Hand Cut A method of cutting a mask resist where the design to be etched is drawn onto the mask and the mask is manually cut with a razor blade or X-Acto knife.
JPG/Jpeg Joint Photographic Experts Group, JPG is another file format for storing raster or photographic images. JPG is a lossy compression technique that is designed to compress color and grayscale continuous-tone images. The information that is discarded in the compression is information that the human eye cannot detect. JPG images are 24 BIT images, meaning it takes 24 BITS of information to store the color information for a single pixel, and support 16.4 million colors and are best suited for photographs and complex graphics. The user typically has to compromise on either the quality of the image or the size of the file. JPG does not work well on line drawings, lettering or simple graphics because there is not a lot of the image that can be thrown out in the lossy process, so the image loses clarity and sharpness. Example = filename.jpg
Laminated Glass Two or more sheets of glass with an inner layer of plastic. When the glass breaks the plastic keeps it intact.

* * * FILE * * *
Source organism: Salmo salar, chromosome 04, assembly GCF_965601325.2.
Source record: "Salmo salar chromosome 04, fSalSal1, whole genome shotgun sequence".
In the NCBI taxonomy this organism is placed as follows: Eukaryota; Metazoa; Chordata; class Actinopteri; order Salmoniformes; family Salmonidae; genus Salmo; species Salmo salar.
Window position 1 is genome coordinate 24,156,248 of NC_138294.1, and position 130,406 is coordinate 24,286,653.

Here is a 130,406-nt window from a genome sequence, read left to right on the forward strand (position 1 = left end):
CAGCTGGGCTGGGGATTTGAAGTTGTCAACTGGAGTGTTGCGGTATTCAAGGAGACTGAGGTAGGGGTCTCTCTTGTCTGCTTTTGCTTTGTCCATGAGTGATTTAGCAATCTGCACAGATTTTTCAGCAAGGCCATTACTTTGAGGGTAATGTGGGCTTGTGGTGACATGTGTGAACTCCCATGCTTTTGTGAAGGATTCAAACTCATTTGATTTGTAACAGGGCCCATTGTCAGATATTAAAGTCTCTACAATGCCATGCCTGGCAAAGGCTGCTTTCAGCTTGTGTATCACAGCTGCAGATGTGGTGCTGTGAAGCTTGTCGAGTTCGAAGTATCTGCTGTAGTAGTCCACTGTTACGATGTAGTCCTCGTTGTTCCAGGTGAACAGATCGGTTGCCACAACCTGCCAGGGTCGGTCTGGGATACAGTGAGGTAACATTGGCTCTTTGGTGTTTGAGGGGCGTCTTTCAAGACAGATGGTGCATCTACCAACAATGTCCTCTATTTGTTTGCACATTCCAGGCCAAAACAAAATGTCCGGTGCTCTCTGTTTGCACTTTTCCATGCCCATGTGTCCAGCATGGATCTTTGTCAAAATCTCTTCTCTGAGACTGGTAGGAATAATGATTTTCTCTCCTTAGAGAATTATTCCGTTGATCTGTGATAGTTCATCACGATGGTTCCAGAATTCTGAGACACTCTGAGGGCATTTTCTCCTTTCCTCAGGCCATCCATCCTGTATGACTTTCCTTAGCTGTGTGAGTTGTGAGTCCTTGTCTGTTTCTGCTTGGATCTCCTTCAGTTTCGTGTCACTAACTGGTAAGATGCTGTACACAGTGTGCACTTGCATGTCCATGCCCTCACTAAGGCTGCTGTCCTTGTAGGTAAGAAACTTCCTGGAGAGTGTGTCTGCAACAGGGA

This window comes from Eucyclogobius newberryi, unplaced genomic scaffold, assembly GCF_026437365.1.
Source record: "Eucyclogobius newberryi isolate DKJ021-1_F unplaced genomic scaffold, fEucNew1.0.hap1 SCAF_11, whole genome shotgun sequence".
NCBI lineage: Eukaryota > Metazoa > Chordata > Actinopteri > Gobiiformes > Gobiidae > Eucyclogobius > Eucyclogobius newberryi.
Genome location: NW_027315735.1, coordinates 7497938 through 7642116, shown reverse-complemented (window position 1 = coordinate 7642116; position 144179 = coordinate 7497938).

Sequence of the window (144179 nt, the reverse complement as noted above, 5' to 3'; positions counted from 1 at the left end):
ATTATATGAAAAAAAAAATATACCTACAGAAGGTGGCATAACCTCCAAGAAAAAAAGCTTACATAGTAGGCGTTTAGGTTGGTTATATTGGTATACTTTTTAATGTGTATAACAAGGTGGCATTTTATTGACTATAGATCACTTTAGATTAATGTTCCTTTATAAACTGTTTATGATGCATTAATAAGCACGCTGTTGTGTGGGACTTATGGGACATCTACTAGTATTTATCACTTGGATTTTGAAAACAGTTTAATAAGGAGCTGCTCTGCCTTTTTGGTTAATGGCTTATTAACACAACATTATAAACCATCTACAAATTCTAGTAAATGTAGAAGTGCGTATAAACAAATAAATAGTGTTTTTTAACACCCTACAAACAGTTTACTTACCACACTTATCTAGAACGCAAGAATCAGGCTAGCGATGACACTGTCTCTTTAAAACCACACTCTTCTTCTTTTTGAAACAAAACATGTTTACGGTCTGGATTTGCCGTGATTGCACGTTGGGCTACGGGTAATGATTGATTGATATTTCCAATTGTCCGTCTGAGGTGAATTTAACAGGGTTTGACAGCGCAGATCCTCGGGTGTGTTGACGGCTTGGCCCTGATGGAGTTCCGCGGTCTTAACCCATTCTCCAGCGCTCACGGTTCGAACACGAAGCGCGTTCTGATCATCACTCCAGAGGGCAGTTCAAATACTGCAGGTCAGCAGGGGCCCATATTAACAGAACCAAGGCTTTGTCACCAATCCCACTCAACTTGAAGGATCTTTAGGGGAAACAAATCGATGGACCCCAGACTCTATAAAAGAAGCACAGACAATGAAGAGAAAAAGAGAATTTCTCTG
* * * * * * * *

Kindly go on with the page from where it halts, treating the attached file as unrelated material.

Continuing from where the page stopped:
Laser Tape A type of resist that is cut with a laser and then used as resist in sand carving.
Letralite An ultra violet exposure unit for exposing Photo Resist film.
Line Art Line art is any image that consists of distinct straight and curved lines placed against a (usually plain) background, without gradations in shade (darkness) or hue (color) to represent two-dimensional or three-dimensional objects. Line art can use lines of different colors, although line art is usually monochromatic.
LPI Lines per inch (LPI) is a measurement of printing resolution in systems that use a halftone screen. Specifically, it is a measure of how close together the lines in a halftone grid are. Higher LPI indicates greater detail and sharpness. See Also…